At the bottom of the main Whisky window are a few other buttons: one for opening the c_drive folder directly in the Finder, one for running Winetricks (short utility programs for Wine), and a button labeled simply Run which lets you run an .exe without pinning it first.

Running Win32 apps

Finally, once set up and pinned apps are completed, it's time to run one of them. To do so, simply double-click its icon at the top of the main Whisky window.

If it's the first Wine app you're running, it may take a while to launch, so be patient.

Keep in mind that when you run an app in Whisky/GPTK you're not running an emulator: the Win32 apps run natively as standalone apps just as if you ran any Mac-native app. Wine is doing all the magic of translating Win32 API calls to POSIX which translates to native APIs on the Mac.

In most cases, it's seamless.

Run Win32 apps running natively on macOS.
A Win32 app running natively on macOS Sonoma.

Design and documentation

Whisky is a great app, despite its few minor bugs. Marovitz has taken time to think everything out well.

The app is simple and elegant. It's easy to use and you'll have no trouble quickly locating and finding everything.

The Whisky UI only takes a few minutes to learn. The nice little shortcut touches such as buttons to open folders or to quit all running Win32 apps save time.

In terms of setup and installation, Whisky moves the GPTK setup process ahead by a huge margin compared to previous setup solutions. With Whisky there's no manual setup - just click the Next button and everything gets installed in one step - even Rosetta if you don't have it.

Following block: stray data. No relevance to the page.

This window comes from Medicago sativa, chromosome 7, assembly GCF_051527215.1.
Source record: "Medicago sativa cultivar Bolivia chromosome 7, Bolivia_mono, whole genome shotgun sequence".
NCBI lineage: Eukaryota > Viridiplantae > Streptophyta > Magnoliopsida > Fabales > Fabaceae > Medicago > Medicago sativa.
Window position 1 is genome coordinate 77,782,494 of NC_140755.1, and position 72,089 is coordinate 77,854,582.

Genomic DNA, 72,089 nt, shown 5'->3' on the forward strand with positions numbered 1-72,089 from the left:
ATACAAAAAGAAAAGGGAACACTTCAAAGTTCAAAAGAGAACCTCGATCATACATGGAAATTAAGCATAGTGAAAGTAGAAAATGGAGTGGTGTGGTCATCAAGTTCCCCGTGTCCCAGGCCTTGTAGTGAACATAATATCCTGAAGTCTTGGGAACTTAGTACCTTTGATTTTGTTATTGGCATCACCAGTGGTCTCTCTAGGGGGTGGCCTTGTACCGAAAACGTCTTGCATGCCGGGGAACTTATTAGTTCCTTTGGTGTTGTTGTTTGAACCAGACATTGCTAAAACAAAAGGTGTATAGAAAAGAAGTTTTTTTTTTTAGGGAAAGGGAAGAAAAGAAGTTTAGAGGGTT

Also of note is the Whisky website itself. In an era of information overload, the site is clean, minimal, simple, and brief - something most other websites could learn from.

To get a quick guide for Whisky, click the small note icon at the top-right corner of the Whisky homepage. This takes you to the Whisky documentation, which includes just six sections, including a guide, common issues, how to use WhiskyCmd, game support, and a discussion of Whisky versus the similar CrossOver app from CodeWeavers.

Whisky doesn't do everything CrossOver does. But, Whisky is free and it's a lot simpler and easier to set up and use.

Any retro game enthusiast will want Whisky for their classic game collection.

Read on AppleInsider



  • Reply 1 of 6
    Keep it up Chip! I love these articles. 


  • Reply 2 of 6

    I went to install Whisky and Avast AV alerted to at least 4 different pieces of malware inside the DL. I tried to contact the author but the website is all sorts of useless.

  • Reply 3 of 6
    Great article and the exact solution I was looking for to run a old windows game that I love.  The only issue was when I followed the link in the article and installed Whisky, I got the following error from my AntiVirus program... heuristic/HEUR/AGEN.131525.   Not sure if this is an actual virus or due to how the Whisky program works.  

    Still a good article. 
  • Reply 4 of 6
    Infected file:  /Users/alonghorn/Library/Application Support/com.isaacmarovitz.Whisky/Libraries/Wine/lib/wine/i386-windows/explorer.exe
  • Reply 5 of 6
    I don't want anyone to think that I'm disparaging the program. I'm super excited about it. I just don't like Avast flagging numerous parts of it or anything else.
  • Reply 6 of 6
    Keep in mind that when you run an app in Whisky/GPTK you're not running an emulator: the Win32 apps run natively as standalone apps just as if you ran any Mac-native app. Wine is doing all the magic of translating Win32 API calls to POSIX which translates to native APIs on the Mac.
    Keep in mind, Chip is hopelessly confused. (And not for the first time.)

    Of *course* you're running an emulator. Something has to take all those x86 opcodes and execute them on the CPU, which only works with ARM instructions. You can not run x86 code "natively", that's just a ridiculous claim. The syscalls are translated to native, sure, but the actual app code is still emulated.

    I haven't looked into this but I expect it's Rosetta2 doing the emulation (which means it's more translation than emulation, but it's both).